China denies being behind Pelindaba break-in

2015-03-01 12:15

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Johannesburg - China has vehemently denied spy cable leaks that it was behind the 2007 break-in at South Africa’s Pelindaba Nuclear Research Centre.

According to the Sunday Independent, Pan Peng, a spokesperson for the Chinese embassy in Pretoria, said the accusation was a complete fabrication, labelling it ridiculous.

However, one of the top secret State Security Agency (SSA) reports from 2009 leaked to Al Jazeera states that China’s aim was to steal technology to gain advantage in a new type of nuclear power generation.

Simple burglary

At the time the government dismissed that break-in as a simple burglary even though two groups of armed men cut through a fence surrounding the nuclear facility, disabled alarms and shot a man who interrupted them.

The leaked report indicates that South Africa suspected China as having been behind the move. It said China went on to develop its own version of the same technology which South Africa later abandoned.

Al Jazeera’s investigative unit last week released hundreds of pages of secret intelligence documents written by the SSA and foreign intelligence services, including Britain’s MI6, Israel’s Mossad, Russia’s Federal Security Service and intelligence agents from South Korea.

The cables revealed how intelligence was shared between the SSA and international intelligence agencies, including the CIA in the US.

The spy cables span a period from 2006 to the end of 2014, and include detailed briefings and analyses written by the operatives.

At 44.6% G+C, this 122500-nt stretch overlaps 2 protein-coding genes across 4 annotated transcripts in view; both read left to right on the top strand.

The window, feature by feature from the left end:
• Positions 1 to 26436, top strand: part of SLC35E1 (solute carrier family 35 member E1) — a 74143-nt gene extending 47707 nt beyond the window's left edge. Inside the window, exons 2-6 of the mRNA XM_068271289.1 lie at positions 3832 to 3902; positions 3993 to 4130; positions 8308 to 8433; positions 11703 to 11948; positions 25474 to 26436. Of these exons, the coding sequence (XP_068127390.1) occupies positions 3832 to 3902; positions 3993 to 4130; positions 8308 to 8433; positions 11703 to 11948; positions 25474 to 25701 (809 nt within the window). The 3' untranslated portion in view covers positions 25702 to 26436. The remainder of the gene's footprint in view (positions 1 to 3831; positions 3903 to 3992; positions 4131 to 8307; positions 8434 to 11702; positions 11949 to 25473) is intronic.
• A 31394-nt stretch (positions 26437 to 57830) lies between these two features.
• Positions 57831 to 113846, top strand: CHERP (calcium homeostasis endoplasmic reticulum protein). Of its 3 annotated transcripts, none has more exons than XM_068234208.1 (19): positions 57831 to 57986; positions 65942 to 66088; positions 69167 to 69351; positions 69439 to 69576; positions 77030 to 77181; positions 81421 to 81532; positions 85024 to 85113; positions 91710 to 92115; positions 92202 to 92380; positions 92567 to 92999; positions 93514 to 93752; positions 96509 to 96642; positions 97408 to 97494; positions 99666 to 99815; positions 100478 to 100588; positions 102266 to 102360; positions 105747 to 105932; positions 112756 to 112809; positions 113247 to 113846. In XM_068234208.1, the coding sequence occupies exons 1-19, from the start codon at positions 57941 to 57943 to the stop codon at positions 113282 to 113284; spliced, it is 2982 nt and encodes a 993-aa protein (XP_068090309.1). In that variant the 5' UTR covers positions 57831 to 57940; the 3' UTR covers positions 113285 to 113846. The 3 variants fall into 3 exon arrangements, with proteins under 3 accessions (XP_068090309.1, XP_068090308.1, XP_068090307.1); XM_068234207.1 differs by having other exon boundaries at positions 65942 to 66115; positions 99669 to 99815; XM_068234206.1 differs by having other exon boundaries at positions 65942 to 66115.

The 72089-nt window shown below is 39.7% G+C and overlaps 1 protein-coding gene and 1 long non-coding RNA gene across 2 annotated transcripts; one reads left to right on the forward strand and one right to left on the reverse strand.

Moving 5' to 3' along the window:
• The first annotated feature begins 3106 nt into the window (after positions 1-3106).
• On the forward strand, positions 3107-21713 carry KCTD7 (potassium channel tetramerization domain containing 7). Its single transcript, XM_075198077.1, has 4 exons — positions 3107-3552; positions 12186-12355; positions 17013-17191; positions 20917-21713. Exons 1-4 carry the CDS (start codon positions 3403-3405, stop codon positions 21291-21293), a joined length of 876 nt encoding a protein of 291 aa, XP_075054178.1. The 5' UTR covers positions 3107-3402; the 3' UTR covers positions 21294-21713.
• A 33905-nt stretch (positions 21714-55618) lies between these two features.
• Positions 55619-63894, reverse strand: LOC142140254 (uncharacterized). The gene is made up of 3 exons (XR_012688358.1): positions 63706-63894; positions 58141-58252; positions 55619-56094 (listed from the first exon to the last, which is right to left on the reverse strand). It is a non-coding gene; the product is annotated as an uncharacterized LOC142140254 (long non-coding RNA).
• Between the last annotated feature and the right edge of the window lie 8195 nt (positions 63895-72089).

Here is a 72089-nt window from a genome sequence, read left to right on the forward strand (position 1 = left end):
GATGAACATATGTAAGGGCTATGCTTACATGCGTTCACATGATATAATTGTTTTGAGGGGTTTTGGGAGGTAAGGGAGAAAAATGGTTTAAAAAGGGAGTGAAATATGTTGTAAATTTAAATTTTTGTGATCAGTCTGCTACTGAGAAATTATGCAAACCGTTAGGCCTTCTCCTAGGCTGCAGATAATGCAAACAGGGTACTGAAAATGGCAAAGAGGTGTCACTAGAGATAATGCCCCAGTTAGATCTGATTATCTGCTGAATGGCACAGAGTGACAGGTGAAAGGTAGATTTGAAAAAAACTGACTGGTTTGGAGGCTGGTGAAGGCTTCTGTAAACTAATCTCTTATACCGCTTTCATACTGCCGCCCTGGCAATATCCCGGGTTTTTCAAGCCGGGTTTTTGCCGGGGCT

Hidden agenda

On Thursday it was reported that the leak of classified information may have a much more sinister agenda than just the release of state secrets, according to reports.

The Institute for Security Studies’ Anton du Plessis told Eyewitness News that the leaks may have stemmed from someone with a global political agenda.

He said this agenda seems to play into two scenarios.

Du Plessis told EWN that one is the negotiations around Iran's nuclear programme and the engagement the United States has with that, and the second one is linked to the Israeli elections and government.

Red 24’s Ryan Cummings told EWN that it seemed that the leaks were part of a greater strategy.


According to City Press, experts suspect that there could be a singular source of the documents, even though the information within the cables comes from around the world.

Rumours have also made the rounds that American information technology expert Edward Snowden might have played a part in the spy cables leak.

On Tuesday Al Jazeera denied that Snowden played any part in the latest leak, saying that unlike Snowden’s leak, which dealt with signal intelligence, these cables were operational in their nature and deal with human intelligence or humans.

- For more on the spy cables, click here, or visit Al Jazeera.

Read more on:    ssa  |  china  |  spy cables

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